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Tire plant ordered to get permit

Tuesday, April 09, 2013 - Updated: 4:09 PM

By HEATHER NELLIS

Recorder News Staff

HAGAMAN -- An administrative law judge recently ruled in favor of the state Department of Environmental Conservation in its complaint against the BCD Tire Chip Manufacturing company in the village, and says it either has to apply for a state permit, or close its doors.

The company is challenging the decision, however, and sought a stay on the order that was approved by Fulton County Judge Richard Giardino Monday.

Administrative Law Judge P. Nicholas Garlick's decision, rendered on March 26, affirms DEC's stance that the tire chips produced by BCD should be regulated as waste tires, and should have a permit for the number of chips stored at the facility.

With that determination, Garlick decided that during seven months in 2011, the William Street company was in violation of the environmental conservation law which prohibits storage of more than 1,000 tires without appropriate permits.

DEC records indicate there were the equivalent of 22,000 to 27,500 waste tires in the form of chips in piles behind the tire-shredding facility during an inspection two years ago.

Garlick recommended DEC Commissioner Joseph Martens impose a $31,000 penalty, and give the company 10 days to decide whether it wants to file for the permit or shut down, to which Martens agreed.

DEC's original request from the law judge was the revocation of the company's registration, and removal of all waste tires, but Garlick said the company should be given a choice to file for the permit because of the company's past cooperation, and the fact there were no recorded violations prior to the current dispute.

"The requirement for a permit for facilities like BCD is very important," Garlick wrote. "However, in this case, this is balanced by the fact that BCD was registered, regularly inspected by DEC staff, and apparently completely open and forth-coming about its operations."

Albany Attorney Dean Sommer, who represents the company and its owner, Brian Conlon, said, "We're disappointed with the decision, because we think the facility is part of the solution, not the problem."

Sommer says there's nothing in environmental conservation law that addresses the tire-derived aggregate that the facility makes out of waste tires. He said products like the ones Conlon's facility makes are used for road-bank stabilization, in landfills for water migration liners, and ball fields and playgrounds.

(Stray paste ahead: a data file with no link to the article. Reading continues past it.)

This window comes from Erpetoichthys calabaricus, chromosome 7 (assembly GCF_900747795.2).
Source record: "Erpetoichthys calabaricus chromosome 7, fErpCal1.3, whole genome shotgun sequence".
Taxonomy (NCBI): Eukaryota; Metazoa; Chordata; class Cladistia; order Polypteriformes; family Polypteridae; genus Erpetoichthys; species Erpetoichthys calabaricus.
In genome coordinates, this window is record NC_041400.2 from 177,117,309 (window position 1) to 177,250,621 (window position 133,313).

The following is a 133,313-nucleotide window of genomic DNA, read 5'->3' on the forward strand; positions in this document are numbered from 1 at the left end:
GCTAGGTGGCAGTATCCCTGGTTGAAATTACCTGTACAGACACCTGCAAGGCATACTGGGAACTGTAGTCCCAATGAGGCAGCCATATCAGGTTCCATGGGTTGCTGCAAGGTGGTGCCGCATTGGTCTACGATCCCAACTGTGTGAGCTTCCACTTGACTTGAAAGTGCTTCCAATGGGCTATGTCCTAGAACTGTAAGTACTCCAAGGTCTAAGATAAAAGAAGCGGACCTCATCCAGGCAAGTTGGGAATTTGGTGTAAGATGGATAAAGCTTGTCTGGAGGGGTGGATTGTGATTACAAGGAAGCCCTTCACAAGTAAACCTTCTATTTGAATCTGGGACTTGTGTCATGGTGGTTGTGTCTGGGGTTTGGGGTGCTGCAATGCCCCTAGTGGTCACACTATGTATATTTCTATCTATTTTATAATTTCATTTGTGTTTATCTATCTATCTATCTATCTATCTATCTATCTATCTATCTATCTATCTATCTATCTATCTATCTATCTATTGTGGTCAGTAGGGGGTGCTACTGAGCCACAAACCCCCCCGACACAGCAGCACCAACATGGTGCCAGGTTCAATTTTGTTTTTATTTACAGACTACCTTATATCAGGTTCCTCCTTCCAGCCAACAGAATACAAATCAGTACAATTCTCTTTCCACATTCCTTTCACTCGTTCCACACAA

Garlick disagreed, affirming the agency's argument that, "although not specifically defined in the statute or regulation, tire-derived aggregate is the equivalent of chipped tires and therefore, are 'portions of tires' that are included in the definition of 'waste tires.'"

The law judge was also unpersuaded by the company's argument that the chips are a "manufactured product with value, and thus, not waste tires."

"The mere fact [the chips have] value as a product does not remove it from regulation as portions of waste tires," Martens wrote. He added that because the regulations are an "attempt to minimize the significant fire and other health threats posed by waste tires," it remains subject to regulation.

Both Garlick and Martens identified the facility as a significant fire threat, noting it's located in a residential area, referencing a July 7, 2006 fire there.

"Although the fire primarily involved an abandoned building at the site, it was the worst fire in Hagaman's history, which lasted for three days and involved over 35 fire departments from five different counties," Martens wrote in his order. "Given the very large, undifferentiated pile of tire chips at the facility, and the lack of compliance with appropriate regulatory pile size and setback requirements, any future fire at the facility involving tire chips could cause very severe impacts to the surrounding residential community."

Martens also addressed the company's argument that the chips are manufactured for beneficial use. He said the key term of that law is the word "use."

"Nothing in [the law] warrants the conclusion that [BCD's] storage of [chips] prior to being used for a beneficial purpose is now exempt from the department's permit requirements," his decision reads.

Sommer said a hearing has been scheduled at Supreme Court to decide the matter later this month. Until then, he said the company will continue to operate and chip tires, noting it employs 13 full-time staff members, and the company pays $16,000 in local property taxes.

"The state uses this facility, so the notion of putting them out of business and causing unemployment is ironic," he said.

     

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